More and more people are tempted to grow their own beautiful blooms and I understand why, flowers are a very powerful thing. They lift peoples mood, you’ve heard the chatter at the beginning of spring where the anticipation of the first flowers are emerging and the glee and excitement it brings knowing the dark colder months are now a thing of the past. We give flowers to help heal a sick friend, we give flowers to the person who’s affections we are trying to win, birthdays, weddings, celebrations, basically flowers are LOVE and who would not want them as a part of their daily lives to wake up to on a bedside table or admire over dinner, or as welcome home on a sideboard after a long day at the office!

Well I have grown cut flowers for a few years now and I am going to share with you some advice on how to get started yourself.

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Designing a cutting patch doesn’t take rocket science, but it does require some common sense.  The first thing I suggest to people before they run for the seed catalogues is think about the types of arrangements and flowers they love. Have a flick through Pinterest or your favourite florists gallery and see which flowers twang your heart strings. Next, you want look at what flowers they are teamed with, there is no point in growing flowers that clash with each other. For instance you wouldn’t find a tropical flower like a bird of paradise with a soft English rose, it just wouldn’t work.  You also want to be thinking about the seasons too, which flowers bloom when.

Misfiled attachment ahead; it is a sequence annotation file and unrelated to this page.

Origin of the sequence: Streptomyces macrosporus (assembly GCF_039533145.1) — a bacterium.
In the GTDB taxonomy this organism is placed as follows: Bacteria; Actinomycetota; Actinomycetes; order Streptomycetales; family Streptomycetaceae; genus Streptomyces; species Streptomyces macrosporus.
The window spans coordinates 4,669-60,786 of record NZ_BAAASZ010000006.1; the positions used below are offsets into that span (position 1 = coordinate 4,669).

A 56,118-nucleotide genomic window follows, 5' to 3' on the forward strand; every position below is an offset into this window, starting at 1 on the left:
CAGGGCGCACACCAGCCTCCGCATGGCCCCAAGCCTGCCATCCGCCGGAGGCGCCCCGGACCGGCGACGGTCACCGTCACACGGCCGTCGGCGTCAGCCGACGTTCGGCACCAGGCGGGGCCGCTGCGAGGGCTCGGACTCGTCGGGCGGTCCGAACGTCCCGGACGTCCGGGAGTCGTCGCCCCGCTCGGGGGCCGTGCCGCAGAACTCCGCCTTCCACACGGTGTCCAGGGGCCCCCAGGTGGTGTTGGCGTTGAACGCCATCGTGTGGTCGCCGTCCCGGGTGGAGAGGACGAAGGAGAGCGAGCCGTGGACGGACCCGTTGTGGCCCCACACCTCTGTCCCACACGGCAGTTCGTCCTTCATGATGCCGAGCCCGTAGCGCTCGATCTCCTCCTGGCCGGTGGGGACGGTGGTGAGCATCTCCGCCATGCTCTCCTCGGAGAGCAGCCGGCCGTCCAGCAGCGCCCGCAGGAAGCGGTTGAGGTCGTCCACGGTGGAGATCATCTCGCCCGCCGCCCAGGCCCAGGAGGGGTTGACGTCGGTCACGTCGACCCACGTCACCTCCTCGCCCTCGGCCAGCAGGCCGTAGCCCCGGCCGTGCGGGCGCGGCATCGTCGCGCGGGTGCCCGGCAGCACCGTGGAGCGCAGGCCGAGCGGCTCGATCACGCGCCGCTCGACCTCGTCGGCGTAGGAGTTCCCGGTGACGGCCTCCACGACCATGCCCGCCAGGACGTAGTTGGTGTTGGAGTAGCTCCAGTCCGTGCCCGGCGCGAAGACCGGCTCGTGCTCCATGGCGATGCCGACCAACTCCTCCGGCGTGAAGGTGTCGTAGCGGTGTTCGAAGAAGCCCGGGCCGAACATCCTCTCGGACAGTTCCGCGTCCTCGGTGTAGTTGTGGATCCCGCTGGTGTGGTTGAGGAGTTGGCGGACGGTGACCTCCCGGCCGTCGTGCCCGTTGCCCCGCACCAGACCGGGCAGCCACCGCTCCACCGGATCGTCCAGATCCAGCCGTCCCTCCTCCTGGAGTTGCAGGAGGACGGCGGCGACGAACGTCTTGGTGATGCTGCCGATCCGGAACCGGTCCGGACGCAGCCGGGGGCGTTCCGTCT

Arrangements are usually made up of a showstopper, a middle note and a backdrop and in display a palette from a subdued colour mix, a balanced colour mix to chaotic and flamboyant colour mixes, the choice is entirely yours, but you do need to choose well, so it does pay to do your homework here and when you have made your selection you are good to grow!

Although it is relatively simple to grow cut flowers when it comes to designing your patch there are a couple of things you will need to think about. The first is time. How long do you have to dedicate to your patch?  As blooms are pretty straightforward to grow yes, but you will need to dedicate time to dead heading, pruning, watering, feeding and mulching your blooms, especially in the height of the summer months. Once you have established how long daily or weekly you have to dedicate to your cutting patch you can then plan how much space you can give over to growing them. Will you have a patch in the garden, a small patch on the allotment or even a full allotment of cut flowers however the choice is entirely yours and shouldn’t be overwhelming.